Never before has the need for News Literacy been more urgent. As news consumers are bombarded with a constant stream of fake news, propaganda, hoaxes, rumors, satire, and advertising — that often masquerade as credible journalism — it is becoming more and more difficult to distinguish fact from fiction.
This six-week course help learners develop their critical thinking skills to enable them to better identify reliable information in news reports and to become better informed about the world in which we live. The course will discuss the key elements of journalism from the viewpoint of the news audience.
Each week will tackle a challenge unique to the digital era:
Week 1: The power of information is now in the hands of consumers.
Week 2: What makes journalism different from other types of information?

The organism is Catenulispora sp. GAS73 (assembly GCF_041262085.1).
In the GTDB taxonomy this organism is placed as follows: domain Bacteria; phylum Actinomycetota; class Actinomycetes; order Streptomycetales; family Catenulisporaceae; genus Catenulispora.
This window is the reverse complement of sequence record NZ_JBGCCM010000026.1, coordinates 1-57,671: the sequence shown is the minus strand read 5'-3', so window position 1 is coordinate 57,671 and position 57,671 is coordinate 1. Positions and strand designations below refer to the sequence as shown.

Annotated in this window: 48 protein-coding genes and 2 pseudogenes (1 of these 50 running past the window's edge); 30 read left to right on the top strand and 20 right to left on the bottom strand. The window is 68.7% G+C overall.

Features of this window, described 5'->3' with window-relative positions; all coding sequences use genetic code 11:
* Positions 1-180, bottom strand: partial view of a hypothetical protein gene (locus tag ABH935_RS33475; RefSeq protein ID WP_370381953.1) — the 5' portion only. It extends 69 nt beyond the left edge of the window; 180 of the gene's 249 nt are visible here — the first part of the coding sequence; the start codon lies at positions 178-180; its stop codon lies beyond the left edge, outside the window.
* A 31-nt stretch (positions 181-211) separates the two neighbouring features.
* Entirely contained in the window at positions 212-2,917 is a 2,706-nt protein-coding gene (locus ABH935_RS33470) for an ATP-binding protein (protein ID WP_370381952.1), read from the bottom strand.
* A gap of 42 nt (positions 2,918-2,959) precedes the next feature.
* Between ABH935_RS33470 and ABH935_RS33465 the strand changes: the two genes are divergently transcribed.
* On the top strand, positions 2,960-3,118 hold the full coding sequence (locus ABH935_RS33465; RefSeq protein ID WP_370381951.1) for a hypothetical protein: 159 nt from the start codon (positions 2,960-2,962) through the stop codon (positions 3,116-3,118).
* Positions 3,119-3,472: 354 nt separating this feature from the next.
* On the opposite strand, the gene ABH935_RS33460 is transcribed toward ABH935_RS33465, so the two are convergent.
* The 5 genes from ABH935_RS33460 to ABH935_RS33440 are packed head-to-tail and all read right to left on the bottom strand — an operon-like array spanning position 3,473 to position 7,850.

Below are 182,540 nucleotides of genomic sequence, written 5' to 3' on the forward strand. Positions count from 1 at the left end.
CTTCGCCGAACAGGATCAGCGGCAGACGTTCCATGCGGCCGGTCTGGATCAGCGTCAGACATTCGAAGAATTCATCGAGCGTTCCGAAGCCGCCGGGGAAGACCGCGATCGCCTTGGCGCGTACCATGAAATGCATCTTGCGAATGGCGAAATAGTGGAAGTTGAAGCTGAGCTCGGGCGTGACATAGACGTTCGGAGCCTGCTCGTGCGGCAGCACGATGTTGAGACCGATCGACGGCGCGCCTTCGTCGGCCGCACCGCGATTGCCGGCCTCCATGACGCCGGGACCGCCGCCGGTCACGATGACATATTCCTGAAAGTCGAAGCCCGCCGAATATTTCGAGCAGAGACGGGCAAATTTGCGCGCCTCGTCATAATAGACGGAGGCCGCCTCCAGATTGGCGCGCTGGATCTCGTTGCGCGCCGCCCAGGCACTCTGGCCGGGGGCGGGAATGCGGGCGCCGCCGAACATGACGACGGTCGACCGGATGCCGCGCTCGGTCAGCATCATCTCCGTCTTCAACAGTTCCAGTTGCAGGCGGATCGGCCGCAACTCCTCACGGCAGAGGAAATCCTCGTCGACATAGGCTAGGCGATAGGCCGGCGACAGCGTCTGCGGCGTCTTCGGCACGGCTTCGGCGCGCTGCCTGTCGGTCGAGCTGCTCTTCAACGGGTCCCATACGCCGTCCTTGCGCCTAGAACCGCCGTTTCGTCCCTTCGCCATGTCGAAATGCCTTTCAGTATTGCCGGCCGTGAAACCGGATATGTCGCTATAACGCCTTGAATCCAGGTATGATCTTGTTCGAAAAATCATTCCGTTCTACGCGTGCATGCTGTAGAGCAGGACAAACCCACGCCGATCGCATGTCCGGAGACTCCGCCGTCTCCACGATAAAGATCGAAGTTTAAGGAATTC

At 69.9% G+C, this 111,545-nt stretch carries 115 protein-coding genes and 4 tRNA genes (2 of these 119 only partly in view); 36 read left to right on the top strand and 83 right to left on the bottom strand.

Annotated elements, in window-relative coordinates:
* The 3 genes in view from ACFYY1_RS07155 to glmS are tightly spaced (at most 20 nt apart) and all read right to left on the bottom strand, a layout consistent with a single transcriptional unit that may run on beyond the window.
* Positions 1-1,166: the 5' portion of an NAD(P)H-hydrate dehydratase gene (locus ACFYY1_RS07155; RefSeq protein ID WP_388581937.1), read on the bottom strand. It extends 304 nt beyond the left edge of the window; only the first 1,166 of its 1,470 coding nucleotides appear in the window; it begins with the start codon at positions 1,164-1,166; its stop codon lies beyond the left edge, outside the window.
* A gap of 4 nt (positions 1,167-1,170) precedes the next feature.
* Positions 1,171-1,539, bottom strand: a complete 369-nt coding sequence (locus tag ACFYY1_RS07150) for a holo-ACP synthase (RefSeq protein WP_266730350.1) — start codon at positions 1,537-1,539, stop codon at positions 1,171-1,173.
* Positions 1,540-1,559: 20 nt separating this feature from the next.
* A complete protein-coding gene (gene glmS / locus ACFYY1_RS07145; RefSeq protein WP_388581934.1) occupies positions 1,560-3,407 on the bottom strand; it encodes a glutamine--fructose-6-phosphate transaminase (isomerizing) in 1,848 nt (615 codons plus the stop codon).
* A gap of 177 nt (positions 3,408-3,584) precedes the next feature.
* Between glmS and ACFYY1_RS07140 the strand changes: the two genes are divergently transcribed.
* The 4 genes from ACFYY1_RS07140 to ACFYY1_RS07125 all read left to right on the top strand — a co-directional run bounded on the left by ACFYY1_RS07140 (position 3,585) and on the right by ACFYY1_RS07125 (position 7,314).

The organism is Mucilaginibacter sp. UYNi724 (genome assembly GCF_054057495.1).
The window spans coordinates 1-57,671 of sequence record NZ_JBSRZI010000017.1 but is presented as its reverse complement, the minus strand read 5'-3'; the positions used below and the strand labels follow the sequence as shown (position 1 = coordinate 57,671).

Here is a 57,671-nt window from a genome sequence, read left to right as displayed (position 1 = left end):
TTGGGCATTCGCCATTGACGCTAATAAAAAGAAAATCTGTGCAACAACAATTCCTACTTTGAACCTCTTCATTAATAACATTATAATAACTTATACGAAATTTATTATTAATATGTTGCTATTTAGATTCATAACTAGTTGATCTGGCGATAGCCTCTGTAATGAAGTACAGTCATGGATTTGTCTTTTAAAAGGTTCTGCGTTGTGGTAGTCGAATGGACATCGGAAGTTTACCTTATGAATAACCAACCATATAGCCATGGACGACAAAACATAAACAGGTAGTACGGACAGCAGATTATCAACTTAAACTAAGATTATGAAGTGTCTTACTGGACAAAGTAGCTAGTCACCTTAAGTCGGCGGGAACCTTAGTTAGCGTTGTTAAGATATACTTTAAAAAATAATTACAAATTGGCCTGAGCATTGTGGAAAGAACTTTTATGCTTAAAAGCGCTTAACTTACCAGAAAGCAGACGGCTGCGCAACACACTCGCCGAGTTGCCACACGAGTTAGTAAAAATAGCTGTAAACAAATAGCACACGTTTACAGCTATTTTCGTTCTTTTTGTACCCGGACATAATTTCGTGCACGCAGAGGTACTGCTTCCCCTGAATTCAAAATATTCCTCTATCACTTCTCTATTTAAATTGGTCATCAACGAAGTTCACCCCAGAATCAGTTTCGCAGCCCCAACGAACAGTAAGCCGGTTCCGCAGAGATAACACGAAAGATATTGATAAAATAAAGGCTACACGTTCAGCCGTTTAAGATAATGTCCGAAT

Week 3: Where can we find trustworthy information?
Week 4: How to tell what’s fair and what’s biased.
Week 5: How to apply news literacy concepts in real life.
Week 6: Meeting the challenges of digital citizenship.
This course, created by the University of Hong Kong and the State University of New York is available for anybody who is interested in learning how to evaluate the quality of news and journalism in order to judge the reliability of information and make informed judgment. It is an online version of the News Literacy curriculum developed at Stony Brook University in New York and the University of Hong Kong.